28. avatar Mack P. Bray says:

    I’m going to tell you something, Mr. Mike Wolf: it might “behoove” you to get your facts together before you start posting.

    Jon Marvel is 100% right, period. And you know what? History will tell and opinions won’t matter.

    You think livestock controls weeds? You’re not serious. Livestock are the MAIN cause of weed invasion.

    Wolf says “…if we don’t allow livestock on public lands; we’ll lose the ranchers and their land to developers bent on creating condos.” Ever heard of CONSERVATION EASEMENTS, Mr. Wolf?

    “…how much time have you spent on public grazing allotments…” PLENTY. And I’ve seen lots of damage to AMERICA’S public lands.

    “But if you were to have an education on the matter…” I AM fairly well “educated” on the matter. And who are you, an educator? If you consider yourself an educator, I suggest you get your facts straight.

    “Think past your short-sighted vision of cows on the landscape and see the economic impact, the impact of losing ranches and ranchers…” Here’s a little “economic education” for you, Mr. Wolf: business come and go. It’s time for today’s welfare rancher to GO. Wyoming, the “Cowboy State,” ranks 23rd in cattle production. What a joke. The grass ISN’T HERE – IT’S IN OKLAHOMA, TEXAS, LOUISIANA, MISSISSIPPI, ALABAMA, FLORIDA.

    “Think of how the land will change, how weeds will take over, how fires will devestate the lands for wildlife, including wolves.” Mr. Wolf, you’re not serious? If we get cattle off public land, the land will HEAL, weeds will be UNDER CONTROL – FYI, cheat grass is a FIRE-LOVING weed – and fires will once again be HEALTHY for the landscape.

    “Where it was once ranchers who killed wolves for the most part, it is now ranchers who have the best chance of saving them.” Unbelievable. Talk about convoluted thinking. Are you a front-man for ranchers or what?

  29. avatar Mack P. Bray says:

    Dante, you’re sadly mistaken when you say “Wolves are only a major revenue generator in Yellowstone; outside of Yellowstone income to the states is next to nothing.” Where did you get your information? State your source(s). If you don’t, I’ll assume you have none.

    Wolf watchers pay an entry fee and perhaps buy gas, food, whatever, of which YNP gets a % of net profits according to their concessions contracts.

    Guess what, Dante? Those wolf watchers have to GET to Yellowstone. And on the way, they’ll buy gas, food, rooms, gear, etc. Ever heard of private enterprise? Capitalism? Private business people OWN those businesses. Ever hear of sales tax? Ah, yes, SALES TAX. Yes, taxes that go to governments, i.e., STATES.

    If I were inclined, I’d get you some good sources for stats related to income to states, but I’ll give you the benefit of the doubt and assume you’re intelligent enough to look it up yourself. Report back with your results.

  30. It is very interesting that I have only seen the term “carrying capacity” when certain persons or groups do not want a particular species of wildlife. The two main ones being BISON and WOLVES. I have never seen “carrying capacity” mentioned when refering to livestock or invasive species. The real problem concerning our wildlife and public lands, parks etc. and keeping areas undeveloped, all goes back to the fact that no one has ever addressed the “carrying capacity” of humans. There just is not enough livable space left. It is a dicey topic, to say the least, and will probably never be discussed. A perfect example is India. Overpopulation has destroyed that countries environment. Another would be the African continent. Due to various groups of “missionaries”, the land cannot support the population that exploded because the “well meaning” visitors messed with the balance of nature {ie., vaccinations}, that was self-sustaining. Death is a fact of life. The birth rate was equal to the death rate and people were not starving and suffering. Tampering with nature{extermination of wildlife, to name one}, and short-sightedness can have very devastating consequences. And don’t forget selfishness. I realize that to some this is very harsh, but it is the cold, hard facts. And a very large portion of the population can,t think past their front door and have no intention of listening to or doing anything regarding global warming or any other issue. If people would take interest and work together there would be enough room for the things we care about, ie. bison, wolves, hunting, fishing…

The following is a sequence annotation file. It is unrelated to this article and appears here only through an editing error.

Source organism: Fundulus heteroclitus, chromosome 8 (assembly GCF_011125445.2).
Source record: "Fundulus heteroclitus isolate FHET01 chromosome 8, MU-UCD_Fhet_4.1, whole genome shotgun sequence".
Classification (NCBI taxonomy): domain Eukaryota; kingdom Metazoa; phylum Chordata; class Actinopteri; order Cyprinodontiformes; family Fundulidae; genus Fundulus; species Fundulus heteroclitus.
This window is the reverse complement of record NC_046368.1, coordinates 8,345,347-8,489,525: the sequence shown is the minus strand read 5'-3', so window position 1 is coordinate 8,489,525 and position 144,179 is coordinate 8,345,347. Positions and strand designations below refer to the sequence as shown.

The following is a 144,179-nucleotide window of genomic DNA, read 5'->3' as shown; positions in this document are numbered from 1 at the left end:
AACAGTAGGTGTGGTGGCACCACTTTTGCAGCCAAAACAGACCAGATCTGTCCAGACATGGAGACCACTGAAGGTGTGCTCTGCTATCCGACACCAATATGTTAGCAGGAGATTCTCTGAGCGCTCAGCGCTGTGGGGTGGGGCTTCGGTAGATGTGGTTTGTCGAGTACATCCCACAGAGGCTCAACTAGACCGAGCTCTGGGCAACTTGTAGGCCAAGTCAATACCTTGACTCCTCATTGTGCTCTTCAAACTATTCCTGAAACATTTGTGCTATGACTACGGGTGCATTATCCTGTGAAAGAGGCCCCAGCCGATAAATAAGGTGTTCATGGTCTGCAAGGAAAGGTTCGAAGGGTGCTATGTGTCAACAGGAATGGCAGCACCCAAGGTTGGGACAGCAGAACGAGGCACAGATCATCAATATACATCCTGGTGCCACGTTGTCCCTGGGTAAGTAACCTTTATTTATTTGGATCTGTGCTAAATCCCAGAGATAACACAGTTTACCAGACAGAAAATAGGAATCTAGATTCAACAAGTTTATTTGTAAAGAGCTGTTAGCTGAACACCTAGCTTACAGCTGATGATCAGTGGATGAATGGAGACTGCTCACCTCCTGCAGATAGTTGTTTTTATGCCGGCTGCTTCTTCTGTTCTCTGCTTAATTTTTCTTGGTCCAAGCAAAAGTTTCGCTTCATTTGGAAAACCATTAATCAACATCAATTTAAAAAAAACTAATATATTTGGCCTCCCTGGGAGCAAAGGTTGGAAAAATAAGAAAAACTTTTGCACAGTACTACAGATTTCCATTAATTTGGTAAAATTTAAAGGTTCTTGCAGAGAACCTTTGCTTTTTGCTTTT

Those are my thoughts in brief, very briefly.

  31. avatar Dante says:

    Oh Mack! How foolish can you be at attacking everyones claims on this site. First, the majority of the milllions of people who visit Yellowstone is for the geysers, mud pots, bison, grizzlies elk, etc. Notice I did not mention wolves. That is because if you look at the Yellowstone National Park website you will see that before wolves were introduced to the park there were essentially the same amount of visitors per year as there are now. So the revenue that comes to Idaho and Montana from Park visitors is mostly generated from visitors who go to see the vast beauty and the geysers and wildlife. Wolves are just an added benefit. Did you know that the vast majority of the revenue that comes to Idaho, somewhere around 60%, to maintain our public lands is generated by revenue from hunters every year, not wolf watching. Oh, by the way, that is hunting for ungulates and not wolves. Where are your facts?????? I think you should prove to us that wolf watching is a major revenue generator for Idaho and I am 100% certain you cannot find it.